quilt binding

Making the binding, machine sewing it to the front, mitering the corners and then hand sewing it to the back may seem intimidating but I’ve provided a step-by-step tutorial with photos.

quilt binding

quilt binding

quilt binding

quilt binding

quilt binding

You can access it here: How to Bind a Quilt.

Don’t panic! Binding a quilt is relaxing, enjoyable and the finishing touch your quilt is begging for!

Dana Bolyard
Old Red Barn Co.

Here are a few additional resources for binding your quilts:

What’s your favourite binding method? Do you have any binding tips or tools you like to use? Share in the comments below.

Michele will be doing next week’s Learning Center post, Beyond the Basics … More Tools, featuring favourite tools from our readers and some great give-aways too.

Pat Sloan - The Voice of Quilting

Pat Sloan is owner and founder of the quilting design and publishing company Pat Sloan & Co. She has published over 25 books, more than 100 patterns, nearly 10 fabric lines, and has had her work featured in all the major Quilt magazines. In January 2010, Pat started hosting her weekly Internet Radio show called Creative Talk Radio.

Find Pat here:

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Tutorials: How to Bind Your Quilts By Machine or Hand

8 thoughts on “Tutorials: How to Bind Your Quilts By Machine or Hand

  • March 29, 2012 at 3:13 pm

    When binding by hand I use a contrasting, or obnoxious, thread color. It forces me to make my stitches small and hidden…..and I can see what I am doing.

  • March 29, 2012 at 4:38 pm

    I only machine bind if I’m making a kiddie quilt that is going to take a lot of abuse (I use a fancy zigzag stitch) … otherwise it’s machined on and finished by hand. For hand sewing, time doesn’t matter … I enjoy the relaxation it brings … and the satisfaction of another quilt done!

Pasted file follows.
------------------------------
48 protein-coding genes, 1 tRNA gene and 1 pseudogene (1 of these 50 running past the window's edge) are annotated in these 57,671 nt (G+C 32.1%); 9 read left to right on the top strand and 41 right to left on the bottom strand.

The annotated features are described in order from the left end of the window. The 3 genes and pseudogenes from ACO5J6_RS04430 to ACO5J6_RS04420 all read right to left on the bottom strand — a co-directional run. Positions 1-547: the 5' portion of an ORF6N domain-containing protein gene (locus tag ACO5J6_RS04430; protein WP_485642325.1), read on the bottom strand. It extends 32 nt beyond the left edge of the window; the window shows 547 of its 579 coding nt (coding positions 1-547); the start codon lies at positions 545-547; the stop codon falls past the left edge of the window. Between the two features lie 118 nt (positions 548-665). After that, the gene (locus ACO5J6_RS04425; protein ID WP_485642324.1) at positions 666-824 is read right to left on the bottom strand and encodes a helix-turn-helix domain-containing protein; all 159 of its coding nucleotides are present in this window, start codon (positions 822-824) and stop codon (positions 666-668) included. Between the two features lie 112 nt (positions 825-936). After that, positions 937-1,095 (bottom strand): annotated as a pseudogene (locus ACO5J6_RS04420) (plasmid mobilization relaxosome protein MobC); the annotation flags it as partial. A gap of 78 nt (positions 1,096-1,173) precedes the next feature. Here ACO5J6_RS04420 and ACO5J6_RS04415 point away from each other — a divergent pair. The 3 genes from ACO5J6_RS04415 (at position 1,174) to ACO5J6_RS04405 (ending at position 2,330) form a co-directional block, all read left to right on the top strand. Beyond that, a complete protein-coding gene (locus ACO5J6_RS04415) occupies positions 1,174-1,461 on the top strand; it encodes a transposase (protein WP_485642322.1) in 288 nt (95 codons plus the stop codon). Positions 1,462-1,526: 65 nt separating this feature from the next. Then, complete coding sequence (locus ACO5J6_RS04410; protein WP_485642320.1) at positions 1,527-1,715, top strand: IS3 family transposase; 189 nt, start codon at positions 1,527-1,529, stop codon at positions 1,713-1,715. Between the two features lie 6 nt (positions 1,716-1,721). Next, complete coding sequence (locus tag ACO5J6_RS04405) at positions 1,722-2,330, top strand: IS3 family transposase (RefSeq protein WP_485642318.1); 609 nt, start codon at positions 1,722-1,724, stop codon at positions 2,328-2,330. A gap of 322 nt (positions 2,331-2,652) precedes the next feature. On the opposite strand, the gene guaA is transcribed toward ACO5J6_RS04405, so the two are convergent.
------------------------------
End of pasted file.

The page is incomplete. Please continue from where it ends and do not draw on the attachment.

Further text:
• March 29, 2012 at 4:46 pm

    I usually hand sew the binding as the last step and do enjoy it. But this method by Pat is new to me, and I just might have to try it soon! Thanks for sharing!

  • March 29, 2012 at 4:58 pm

    I sew binding on by hand…..never had any luck sewing it on by machine and end up taking it off and doing it by hand. It’s the finishing touch on a quilt and should look great after all that hard work and time on the quilt top….the frame for a great piece of art work.

  • March 30, 2012 at 1:34 am

    Sew onto the front by machine, sew the second step by hand on the back. I think it is very nicely done that way…

  • March 31, 2012 at 9:21 am

    I don’t care for the method of sewing the binding all the way around and then futzing with joining the beginning and ending tails, and hand-sewing the corners. Rather, it’s WAY EASIER to sew four separate strips to a quilt and then machine sew the corner miters! Why don’t more people do it this way? Because no one’s showing people how to do it! I have a very good tutorial on my blog for it. I do hope quilters will stop by to pick it up. Linda at FlourishingPalms.blogspot

  • October 9, 2013 at 10:21 am

    beautiful quilting